One man that has been a featured player in a multitude of independent pro wrestling companies is Sami Callihan. With over a decade of experience under his belt, Callihan debuted in Impact Wrestling back in 2017 as one of the more domineering members of "Ohio Versus Everything" (oVe).

Rumors continue to swirl about Impact Wrestling being in serious talks about a new television deal, with AXS being reported as a possible new home for Impact. Callihan took some time to discuss the subject of Impact's new TV deal with WrestlingEpicenter.com.

"I think that's huge and that is the only thing Impact is missing right now," Callihan explained. "I ain't gonna hate on the Pursuit and Twitch deal, though. We've got a lot of eyes on Twitch! And the one good thing about Pursuit and Twitch is Impact Wrestling, over the past year, we have been able to do what we want. We haven't had a network telling us what we can and can't do; that is why Impact is striding. And that is why, once we get on a bigger network, it is off to the races!"

Callihan is excited for the shift that has been occurring in the independent pro wrestling scene as more companies continue to gain their footing. He did note, however, his annoyance at the fan's response to the boom in the indie scene.

"Wrestling right now is great. The one problem with wrestling right now is the fans - they want to pit every company against each other," Callihan stated. "You know you're allowed to like more than one wrestling? And, you know if someone likes a wrestling [company] you don't like, how about you just shut your mouth about it? Why does everybody have to have an opinion on something that they know nothing about?"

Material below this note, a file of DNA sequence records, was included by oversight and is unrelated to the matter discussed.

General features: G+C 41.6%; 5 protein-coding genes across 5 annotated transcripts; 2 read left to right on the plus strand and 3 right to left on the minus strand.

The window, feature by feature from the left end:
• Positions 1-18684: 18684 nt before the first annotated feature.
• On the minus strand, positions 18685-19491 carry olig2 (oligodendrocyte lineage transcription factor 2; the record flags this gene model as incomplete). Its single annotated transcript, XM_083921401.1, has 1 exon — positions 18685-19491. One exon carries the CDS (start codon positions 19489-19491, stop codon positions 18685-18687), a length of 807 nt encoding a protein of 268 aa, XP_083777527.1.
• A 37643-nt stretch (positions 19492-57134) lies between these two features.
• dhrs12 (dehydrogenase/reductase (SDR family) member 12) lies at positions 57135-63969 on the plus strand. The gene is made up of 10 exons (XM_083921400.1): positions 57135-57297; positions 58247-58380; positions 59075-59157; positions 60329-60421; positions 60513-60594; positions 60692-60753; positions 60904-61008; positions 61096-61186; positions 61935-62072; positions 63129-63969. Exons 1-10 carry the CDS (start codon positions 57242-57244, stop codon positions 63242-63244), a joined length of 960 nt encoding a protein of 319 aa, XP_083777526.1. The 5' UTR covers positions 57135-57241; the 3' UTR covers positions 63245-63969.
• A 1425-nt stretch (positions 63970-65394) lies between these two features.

Callihan's goal is for audiences to drop their preconceived notions of what TNA/Impact Wrestling once was. He believes that this new variation of Impact is something truly unique in what they offer fans of pro wrestling.

"We are the true renegade company. We are the Island of Misfit Toys. We're the company that is not afraid to go out there and try something different," Callihan said. "We've been doing that. People may think of Impact as the old Impact. The Impact of old has been dead for a year and a half now. The Impact of new is something to mess with. I think [Impact] has been ahead of the curve for the past year and a half and I think now people are starting to take notice."

Peter Bahi contributed to this article.